Phillips v. PhillipsAnnotate this Case
263 N.W.2d 447 (1978)
200 Neb. 253
Florence M. PHILLIPS, Appellant, v. William G. PHILLIPS, Appellee.
Supreme Court of Nebraska.
March 8, 1978.
Peter E. Marchetti of Nelson, Harding, Marchetti, Leonard & Tate, Omaha, for appellant.
William M. Connolly of Conway & Connolly, Hastings, for appellee.
*448 Heard before WHITE, C. J., SPENCER, BOSLAUGH, McCOWN, BRODKEY, and WHITE, JJ., and KUNS, Retired District Judge.
This is an appeal in a proceeding for the dissolution of a marriage. The trial court dissolved the marriage, divided the property of the parties, and awarded alimony to the petitioner. Both parties filed motions for new trial. The petitioner has appealed and contends that the division of property and award of alimony to her was inadequate. There is no cross-appeal.
The petitioner is 59 years of age. The respondent is 56 years of age. The parties were married on December 11, 1942. They have four children, all of whom have reached their majority. The petitioner is employed by an interior decorating firm at a salary of approximately $500 per month.
The respondent was formerly employed as a division manager and corporate officer by the Dutton-Lainson Company. This employment was terminated on October 13, 1975. The respondent now receives a salary of $750 per month from Ebko Industries, Inc. He also receives rental payments of $950 per month from Ebko for the use of buildings which he owns.
The trial court awarded approximately $63,000 of property to the petitioner which the parties agree was inherited by her. The trial court also awarded to the petitioner the residence property subject to delinquent taxes, the household goods, a 1974 Oldsmobile automobile, and $20,000 in cash. This property had a value of approximately $93,000. The petitioner was also awarded alimony at the rate of $250 per month for 122 months.
The trial court awarded to the respondent property having a value of approximately $234,000. The principal items of property included in the award were approximately $100,000 in cash, representing the proceeds from the sale of Dutton-Lainson Company stock, and the real estate and buildings occupied by Ebko which were valued at $69,500. The other property consisted of life insurance, capital stock of Ebko, and miscellaneous securities and property. The respondent was ordered to pay all the indebtedness of the parties except the taxes on the residence property.
The petitioner contends that the amount of property awarded to her was inadequate and that the award to the respondent was excessive. In determining whether the property division was fair it is necessary to consider the indebtedness of the respondent and what value should be assigned to the Ebko stock. In the valuation stated above no value was assigned to the Ebko stock.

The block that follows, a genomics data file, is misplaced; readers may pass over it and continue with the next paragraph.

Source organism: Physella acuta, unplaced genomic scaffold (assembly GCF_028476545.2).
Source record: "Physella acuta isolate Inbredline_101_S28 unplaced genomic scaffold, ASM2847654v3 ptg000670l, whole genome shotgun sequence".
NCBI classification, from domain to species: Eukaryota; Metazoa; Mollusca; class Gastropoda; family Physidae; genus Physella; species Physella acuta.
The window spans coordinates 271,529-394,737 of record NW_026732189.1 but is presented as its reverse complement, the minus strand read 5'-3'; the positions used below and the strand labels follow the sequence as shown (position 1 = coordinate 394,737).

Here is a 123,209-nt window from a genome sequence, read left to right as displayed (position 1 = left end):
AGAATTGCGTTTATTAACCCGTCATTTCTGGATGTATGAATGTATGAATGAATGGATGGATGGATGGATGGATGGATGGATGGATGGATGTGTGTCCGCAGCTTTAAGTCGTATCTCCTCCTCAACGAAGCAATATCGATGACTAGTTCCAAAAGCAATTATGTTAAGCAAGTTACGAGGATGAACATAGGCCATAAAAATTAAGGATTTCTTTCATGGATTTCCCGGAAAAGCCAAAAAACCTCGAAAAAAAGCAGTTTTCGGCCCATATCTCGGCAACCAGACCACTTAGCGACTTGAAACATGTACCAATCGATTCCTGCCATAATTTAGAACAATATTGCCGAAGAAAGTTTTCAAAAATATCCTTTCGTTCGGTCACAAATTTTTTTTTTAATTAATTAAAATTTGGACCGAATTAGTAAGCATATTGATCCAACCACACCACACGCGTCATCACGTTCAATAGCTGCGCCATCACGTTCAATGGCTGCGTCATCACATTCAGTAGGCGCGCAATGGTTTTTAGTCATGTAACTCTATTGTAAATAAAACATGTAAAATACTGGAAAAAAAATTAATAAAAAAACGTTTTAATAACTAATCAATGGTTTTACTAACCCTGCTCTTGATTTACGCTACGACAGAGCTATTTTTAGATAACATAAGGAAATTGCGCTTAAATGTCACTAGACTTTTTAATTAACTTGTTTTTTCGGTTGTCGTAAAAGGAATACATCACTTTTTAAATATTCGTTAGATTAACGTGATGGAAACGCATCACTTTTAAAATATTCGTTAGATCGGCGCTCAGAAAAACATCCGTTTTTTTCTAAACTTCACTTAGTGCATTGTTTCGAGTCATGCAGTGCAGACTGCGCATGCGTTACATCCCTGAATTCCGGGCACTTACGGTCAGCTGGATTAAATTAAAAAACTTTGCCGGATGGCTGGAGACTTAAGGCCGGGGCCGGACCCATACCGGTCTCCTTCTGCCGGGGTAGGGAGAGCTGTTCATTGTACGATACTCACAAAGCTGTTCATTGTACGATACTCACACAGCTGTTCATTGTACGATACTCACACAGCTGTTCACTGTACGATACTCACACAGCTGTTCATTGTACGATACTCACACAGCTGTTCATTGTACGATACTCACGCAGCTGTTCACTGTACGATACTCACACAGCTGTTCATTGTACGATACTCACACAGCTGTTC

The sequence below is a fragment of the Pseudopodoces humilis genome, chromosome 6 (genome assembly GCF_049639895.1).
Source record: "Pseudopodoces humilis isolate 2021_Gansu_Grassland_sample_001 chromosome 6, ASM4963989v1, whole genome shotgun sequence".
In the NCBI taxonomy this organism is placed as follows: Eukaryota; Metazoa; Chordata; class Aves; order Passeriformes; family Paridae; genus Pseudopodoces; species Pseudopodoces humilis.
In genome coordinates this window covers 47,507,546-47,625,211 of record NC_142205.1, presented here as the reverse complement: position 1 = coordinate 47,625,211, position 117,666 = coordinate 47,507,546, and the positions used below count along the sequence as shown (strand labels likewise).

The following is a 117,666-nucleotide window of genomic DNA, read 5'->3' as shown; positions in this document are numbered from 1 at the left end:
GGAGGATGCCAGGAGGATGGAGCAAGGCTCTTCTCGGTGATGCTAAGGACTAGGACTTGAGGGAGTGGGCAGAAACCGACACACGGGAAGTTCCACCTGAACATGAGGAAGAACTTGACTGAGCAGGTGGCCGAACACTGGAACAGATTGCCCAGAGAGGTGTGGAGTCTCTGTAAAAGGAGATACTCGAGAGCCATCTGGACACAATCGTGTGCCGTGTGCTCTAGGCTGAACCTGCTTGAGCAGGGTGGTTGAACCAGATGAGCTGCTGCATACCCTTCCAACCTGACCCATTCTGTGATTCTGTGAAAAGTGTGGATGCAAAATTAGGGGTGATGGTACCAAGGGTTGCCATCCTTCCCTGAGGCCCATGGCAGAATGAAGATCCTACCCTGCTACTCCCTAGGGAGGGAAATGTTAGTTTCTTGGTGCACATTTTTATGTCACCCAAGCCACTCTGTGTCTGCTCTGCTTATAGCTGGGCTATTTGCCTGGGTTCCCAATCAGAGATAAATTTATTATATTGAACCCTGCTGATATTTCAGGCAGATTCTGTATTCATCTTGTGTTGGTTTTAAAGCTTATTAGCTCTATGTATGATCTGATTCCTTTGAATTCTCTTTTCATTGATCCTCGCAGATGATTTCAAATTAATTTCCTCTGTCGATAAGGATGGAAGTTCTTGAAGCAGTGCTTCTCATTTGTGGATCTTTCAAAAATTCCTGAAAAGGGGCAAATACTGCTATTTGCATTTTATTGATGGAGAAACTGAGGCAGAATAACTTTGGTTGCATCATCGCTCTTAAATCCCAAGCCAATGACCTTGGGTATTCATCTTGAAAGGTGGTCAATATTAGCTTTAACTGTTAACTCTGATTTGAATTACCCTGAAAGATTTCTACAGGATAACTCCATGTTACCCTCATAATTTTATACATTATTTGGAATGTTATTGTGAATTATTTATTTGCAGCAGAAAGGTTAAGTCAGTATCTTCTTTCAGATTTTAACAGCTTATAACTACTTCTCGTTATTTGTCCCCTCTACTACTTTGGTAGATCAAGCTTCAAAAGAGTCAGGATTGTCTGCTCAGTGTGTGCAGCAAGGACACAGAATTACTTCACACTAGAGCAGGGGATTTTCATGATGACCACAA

The respondent owed approximately $26,000 in income taxes, approximately $27,000 in bank loans made directly to the respondent, and was liable on loans of approximately $141,500 made to Ebko. When this indebtedness is subtracted from the property awarded to the respondent the balance is $39,500.
Ebko Industries, Inc., is a corporation engaged in the manufacture of fiberglass boats. In 1967 the respondent purchased 66 shares of Ebko stock for $10,000 with funds which he had inherited. In April 1975 the respondent purchased 65 shares of stock in Ebko for $6,200. The remaining 66 shares outstanding are owned by William Evers, an employee of Ebko. The respondent holds promissory notes of Evers in the amount of $13,633.65 secured by a pledge of 36 shares of Ebko stock.
Because of past operating losses Ebko has a negative net worth and book value of $17,627. The respondent testified this deficit is understated because many of the items carried in the inventory of Ebko are worthless. The inventory was valued at $250,375 in Ebko's 1975 federal income tax return.
Ebko is indebted to the respondent in the sum of approximately $69,000. Apparently, this indebtedness represents funds borrowed by the respondent and then advanced to Ebko when Ebko was unable to borrow additional funds. Whether this debt is of any substantial value depends upon whether Ebko is able to continue in business and pay off its very substantial debt.
*449 The petitioner called a security analyst who testified as an expert witness that Ebko had a value of between $163,750 and $232,700. This valuation was based upon what the witness thought a buyer might pay who was interested in the accumulated operating deficit of the corporation and upon the fact that Ebko had shown a taxable income of $28,211 in 1975 and a substantial increase in sales from 1973 to 1975. There was no evidence that any prospective purchaser had shown an interest in buying Ebko.
It is apparent from the record that, under the management of the respondent, Ebko may develop into a successful and profitable company. However, it is not such a company at this time and it is impossible at this time to predict with certainty what its future will be. Although it is clear that the capital stock of Ebko had some value at the time the property division was made, that does not establish that the division which was made was not reasonable.
The fixing of alimony or distribution of property rests in the sound discretion of the District Court, and in the absence of an abuse of discretion, will not be disturbed on appeal. Schmer v. Schmer, 197 Neb. 800, 251 N.W.2d 167. In addition to restoring her inheritance the trial court awarded $93,000 in property to the petitioner plus alimony in the amount of $30,500. As we view the record this award was adequate and reasonable under all the facts and circumstances.
The judgment of the District Court is affirmed. The petitioner is allowed the sum of $1,000 for the services of her attorney in this court.